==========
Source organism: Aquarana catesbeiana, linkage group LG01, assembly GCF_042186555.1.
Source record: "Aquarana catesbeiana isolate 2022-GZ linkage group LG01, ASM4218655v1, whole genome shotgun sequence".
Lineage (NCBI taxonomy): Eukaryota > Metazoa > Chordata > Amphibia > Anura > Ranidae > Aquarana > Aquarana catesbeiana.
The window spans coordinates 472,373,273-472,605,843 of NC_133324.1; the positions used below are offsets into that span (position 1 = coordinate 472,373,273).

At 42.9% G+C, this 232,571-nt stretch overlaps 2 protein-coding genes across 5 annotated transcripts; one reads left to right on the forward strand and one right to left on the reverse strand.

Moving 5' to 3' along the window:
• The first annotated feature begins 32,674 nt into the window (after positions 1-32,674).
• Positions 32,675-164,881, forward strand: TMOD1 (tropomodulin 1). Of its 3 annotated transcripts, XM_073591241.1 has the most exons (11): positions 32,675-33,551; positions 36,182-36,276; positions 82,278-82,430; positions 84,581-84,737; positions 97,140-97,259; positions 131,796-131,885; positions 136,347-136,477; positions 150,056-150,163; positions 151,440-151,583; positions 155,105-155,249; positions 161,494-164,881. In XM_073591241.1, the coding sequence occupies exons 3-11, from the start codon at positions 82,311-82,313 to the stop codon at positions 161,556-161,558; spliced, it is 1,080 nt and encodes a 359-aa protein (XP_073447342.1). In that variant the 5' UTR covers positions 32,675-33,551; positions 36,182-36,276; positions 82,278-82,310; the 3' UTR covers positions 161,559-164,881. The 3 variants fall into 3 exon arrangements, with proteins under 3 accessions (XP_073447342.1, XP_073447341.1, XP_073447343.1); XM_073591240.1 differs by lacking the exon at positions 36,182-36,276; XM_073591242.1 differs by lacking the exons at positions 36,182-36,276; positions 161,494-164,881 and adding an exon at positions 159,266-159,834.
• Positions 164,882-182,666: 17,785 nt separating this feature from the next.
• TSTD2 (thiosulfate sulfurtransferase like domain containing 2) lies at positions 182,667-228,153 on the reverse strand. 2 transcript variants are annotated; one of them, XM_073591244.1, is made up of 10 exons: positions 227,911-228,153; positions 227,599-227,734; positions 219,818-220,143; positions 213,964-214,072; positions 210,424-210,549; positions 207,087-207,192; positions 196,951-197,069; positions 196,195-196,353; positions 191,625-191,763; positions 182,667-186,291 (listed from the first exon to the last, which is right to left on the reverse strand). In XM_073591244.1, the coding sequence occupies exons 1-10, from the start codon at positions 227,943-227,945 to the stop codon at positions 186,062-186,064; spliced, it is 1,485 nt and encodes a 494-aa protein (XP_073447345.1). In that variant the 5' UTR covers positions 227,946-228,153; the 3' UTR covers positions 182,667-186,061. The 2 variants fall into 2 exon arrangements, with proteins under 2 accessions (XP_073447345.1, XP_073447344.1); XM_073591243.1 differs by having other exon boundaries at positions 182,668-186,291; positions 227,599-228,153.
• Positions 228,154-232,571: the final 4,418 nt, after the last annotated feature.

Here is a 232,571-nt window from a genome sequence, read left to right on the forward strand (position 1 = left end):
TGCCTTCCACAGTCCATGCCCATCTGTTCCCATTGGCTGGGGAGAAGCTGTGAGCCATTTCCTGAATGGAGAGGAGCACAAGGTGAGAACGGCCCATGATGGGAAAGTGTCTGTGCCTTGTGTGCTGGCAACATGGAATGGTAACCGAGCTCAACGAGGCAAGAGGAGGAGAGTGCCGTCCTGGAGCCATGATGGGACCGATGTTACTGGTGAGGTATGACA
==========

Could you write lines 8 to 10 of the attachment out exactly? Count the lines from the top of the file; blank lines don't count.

• Positions 32,675-164,881, forward strand: TMOD1 (tropomodulin 1). Of its 3 annotated transcripts, XM_073591241.1 has the most exons (11): positions 32,675-33,551; positions 36,182-36,276; positions 82,278-82,430; positions 84,581-84,737; positions 97,140-97,259; positions 131,796-131,885; positions 136,347-136,477; positions 150,056-150,163; positions 151,440-151,583; positions 155,105-155,249; positions 161,494-164,881. In XM_073591241.1, the coding sequence occupies exons 3-11, from the start codon at positions 82,311-82,313 to the stop codon at positions 161,556-161,558; spliced, it is 1,080 nt and encodes a 359-aa protein (XP_073447342.1). In that variant the 5' UTR covers positions 32,675-33,551; positions 36,182-36,276; positions 82,278-82,310; the 3' UTR covers positions 161,559-164,881. The 3 variants fall into 3 exon arrangements, with proteins under 3 accessions (XP_073447342.1, XP_073447341.1, XP_073447343.1); XM_073591240.1 differs by lacking the exon at positions 36,182-36,276; XM_073591242.1 differs by lacking the exons at positions 36,182-36,276; positions 161,494-164,881 and adding an exon at positions 159,266-159,834.
• Positions 164,882-182,666: 17,785 nt separating this feature from the next.
• TSTD2 (thiosulfate sulfurtransferase like domain containing 2) lies at positions 182,667-228,153 on the reverse strand. 2 transcript variants are annotated; one of them, XM_073591244.1, is made up of 10 exons: positions 227,911-228,153; positions 227,599-227,734; positions 219,818-220,143; positions 213,964-214,072; positions 210,424-210,549; positions 207,087-207,192; positions 196,951-197,069; positions 196,195-196,353; positions 191,625-191,763; positions 182,667-186,291 (listed from the first exon to the last, which is right to left on the reverse strand). In XM_073591244.1, the coding sequence occupies exons 1-10, from the start codon at positions 227,943-227,945 to the stop codon at positions 186,062-186,064; spliced, it is 1,485 nt and encodes a 494-aa protein (XP_073447345.1). In that variant the 5' UTR covers positions 227,946-228,153; the 3' UTR covers positions 182,667-186,061. The 2 variants fall into 2 exon arrangements, with proteins under 2 accessions (XP_073447345.1, XP_073447344.1); XM_073591243.1 differs by having other exon boundaries at positions 182,668-186,291; positions 227,599-228,153.